wrong site surgeries are becoming more common not less

Wrong-site surgeries and wrong-patient procedures performed by health care providers are so awful and so easily avoidable that they are known as “never events,” because there is never a good reason for them to happen.

The Joint Commission, the organization that accredits hospitals, has been working to implement rules to prevent wrong-patient and wrong-site procedures. Unfortunately, the data shows that more of these surgical errors are taking place, not fewer.

One of the problems with tracking surgical errors is that there is no nationwide data available. Roughly half the states do not require reporting surgical mistakes to the commission. For hospitals in all states, reporting is confidential, in order to encourage medical providers to come clean about surgical errors. Pennsylvania is one of the states that does closely track medical errors. In each of the last two years, Pennsylvania doctors and hospitals reported 64 cases of wrong-site or wrong-patient surgeries.

Nationwide, it is estimated that wrong-site surgery is occurring 40 times every week. As reported previously in this blog, Medicare has already begun to require reporting of wrong-site surgeries and will not pay for them. Medicaid will follow suit next year.

There are two reasons that seem likely to be responsible for the increase: doctors’ self-image, and time pressures motivated by an intense desire to cut costs.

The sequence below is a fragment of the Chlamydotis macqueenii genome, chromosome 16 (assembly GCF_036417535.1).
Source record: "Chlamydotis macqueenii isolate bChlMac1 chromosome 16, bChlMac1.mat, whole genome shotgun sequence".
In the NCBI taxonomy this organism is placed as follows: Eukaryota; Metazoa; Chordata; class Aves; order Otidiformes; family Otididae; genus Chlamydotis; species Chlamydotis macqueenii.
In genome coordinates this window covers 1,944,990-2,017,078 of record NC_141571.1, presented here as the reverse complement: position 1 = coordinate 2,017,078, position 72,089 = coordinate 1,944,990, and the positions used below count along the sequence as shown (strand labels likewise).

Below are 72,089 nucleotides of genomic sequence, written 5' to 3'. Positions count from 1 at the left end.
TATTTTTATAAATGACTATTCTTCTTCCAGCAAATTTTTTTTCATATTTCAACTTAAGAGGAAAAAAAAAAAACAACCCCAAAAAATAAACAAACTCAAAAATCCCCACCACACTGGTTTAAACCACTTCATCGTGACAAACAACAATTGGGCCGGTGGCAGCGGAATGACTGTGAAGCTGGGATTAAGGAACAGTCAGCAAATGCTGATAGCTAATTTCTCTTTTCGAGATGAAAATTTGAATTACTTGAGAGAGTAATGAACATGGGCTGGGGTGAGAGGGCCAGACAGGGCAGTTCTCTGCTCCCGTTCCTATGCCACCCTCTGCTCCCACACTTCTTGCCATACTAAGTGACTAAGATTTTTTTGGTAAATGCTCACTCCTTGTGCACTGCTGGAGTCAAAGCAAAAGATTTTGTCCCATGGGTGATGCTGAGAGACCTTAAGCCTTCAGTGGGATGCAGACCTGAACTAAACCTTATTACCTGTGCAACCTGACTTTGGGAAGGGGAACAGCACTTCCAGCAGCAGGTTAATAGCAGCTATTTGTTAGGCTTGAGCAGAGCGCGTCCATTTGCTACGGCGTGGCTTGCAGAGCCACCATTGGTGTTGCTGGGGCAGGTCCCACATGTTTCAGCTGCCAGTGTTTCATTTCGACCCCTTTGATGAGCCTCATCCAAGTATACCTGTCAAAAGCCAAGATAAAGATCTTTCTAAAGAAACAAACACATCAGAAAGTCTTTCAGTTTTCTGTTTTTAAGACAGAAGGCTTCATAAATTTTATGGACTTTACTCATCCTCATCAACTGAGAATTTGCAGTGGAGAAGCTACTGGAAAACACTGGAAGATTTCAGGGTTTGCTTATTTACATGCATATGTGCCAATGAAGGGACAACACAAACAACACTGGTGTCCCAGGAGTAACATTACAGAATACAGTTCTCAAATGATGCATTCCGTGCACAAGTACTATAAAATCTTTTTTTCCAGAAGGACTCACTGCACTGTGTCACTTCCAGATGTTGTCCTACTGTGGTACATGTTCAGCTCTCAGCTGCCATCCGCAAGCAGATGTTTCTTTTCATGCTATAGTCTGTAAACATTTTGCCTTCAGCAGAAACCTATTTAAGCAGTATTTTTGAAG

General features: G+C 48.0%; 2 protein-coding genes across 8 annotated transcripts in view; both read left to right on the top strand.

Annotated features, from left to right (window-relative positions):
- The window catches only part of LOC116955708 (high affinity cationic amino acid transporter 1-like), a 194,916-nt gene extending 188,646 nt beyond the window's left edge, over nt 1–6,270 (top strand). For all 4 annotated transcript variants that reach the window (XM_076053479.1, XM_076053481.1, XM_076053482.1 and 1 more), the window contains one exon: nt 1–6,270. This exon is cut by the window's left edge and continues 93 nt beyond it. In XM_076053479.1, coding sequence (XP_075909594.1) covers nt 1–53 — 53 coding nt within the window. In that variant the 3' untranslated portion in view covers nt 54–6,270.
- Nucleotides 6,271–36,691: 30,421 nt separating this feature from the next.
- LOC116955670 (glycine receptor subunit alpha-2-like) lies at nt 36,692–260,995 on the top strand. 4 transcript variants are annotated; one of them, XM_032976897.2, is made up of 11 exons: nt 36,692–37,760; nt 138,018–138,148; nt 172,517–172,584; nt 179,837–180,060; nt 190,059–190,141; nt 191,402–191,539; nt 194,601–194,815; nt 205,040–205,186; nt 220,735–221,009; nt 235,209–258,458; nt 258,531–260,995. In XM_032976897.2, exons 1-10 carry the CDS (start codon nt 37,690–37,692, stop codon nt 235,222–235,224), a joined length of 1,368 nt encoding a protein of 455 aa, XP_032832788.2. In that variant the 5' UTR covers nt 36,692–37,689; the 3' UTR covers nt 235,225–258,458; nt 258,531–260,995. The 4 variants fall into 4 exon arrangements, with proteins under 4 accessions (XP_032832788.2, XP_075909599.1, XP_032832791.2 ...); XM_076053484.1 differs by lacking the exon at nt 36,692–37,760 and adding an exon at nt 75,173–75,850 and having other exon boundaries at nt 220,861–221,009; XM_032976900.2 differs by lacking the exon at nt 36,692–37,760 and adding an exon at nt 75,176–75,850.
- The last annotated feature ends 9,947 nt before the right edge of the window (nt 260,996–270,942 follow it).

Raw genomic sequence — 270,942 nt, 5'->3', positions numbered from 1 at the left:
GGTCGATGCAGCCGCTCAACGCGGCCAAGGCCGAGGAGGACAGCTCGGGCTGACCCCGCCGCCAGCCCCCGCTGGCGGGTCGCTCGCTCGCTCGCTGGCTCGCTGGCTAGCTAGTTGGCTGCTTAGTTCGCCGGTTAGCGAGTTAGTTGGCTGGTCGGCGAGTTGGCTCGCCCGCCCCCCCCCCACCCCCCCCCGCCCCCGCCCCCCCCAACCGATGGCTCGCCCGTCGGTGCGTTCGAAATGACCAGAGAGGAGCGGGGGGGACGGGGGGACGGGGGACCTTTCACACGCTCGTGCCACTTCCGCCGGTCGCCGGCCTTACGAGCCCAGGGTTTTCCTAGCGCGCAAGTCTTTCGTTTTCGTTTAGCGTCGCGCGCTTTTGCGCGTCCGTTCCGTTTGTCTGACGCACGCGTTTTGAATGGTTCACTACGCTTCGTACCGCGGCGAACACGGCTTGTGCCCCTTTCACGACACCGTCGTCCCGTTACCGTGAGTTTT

The influence of the time pressure is easier to understand, since many of the measures that are meant to prevent wrong-site surgeries (taking a timeout to make sure everyone agrees on the procedure, taking the time to make sure x-rays have not been flipped over, re-confirming the identity of the patient) take time.

What is perhaps a little harder to understand is how some doctors’ self-image comes into play. But it becomes clearer when one considers that many doctors underestimate their own ability to make all-too-human mistakes. In a hospital setting, there are doctors who vigorously defend their own autonomy, which makes them resistant to following checklists and to consulting lower-ranking health care providers in the operating room.

Some patients are lucky and don’t suffer devastating injuries from wrong-site surgeries, either because the surgery was minor or the mistake was caught early. Pennsylvania medical malpractice attorneys know, however, that many of these surgical errors, such as amputations of the wrong limb, cause irreparable harm. In many cases, patients have no choice but to pursue compensation through medical malpractice lawsuits.

Source: Washington Post “The Pain of Wrong Site Surgery” 6/20/2011

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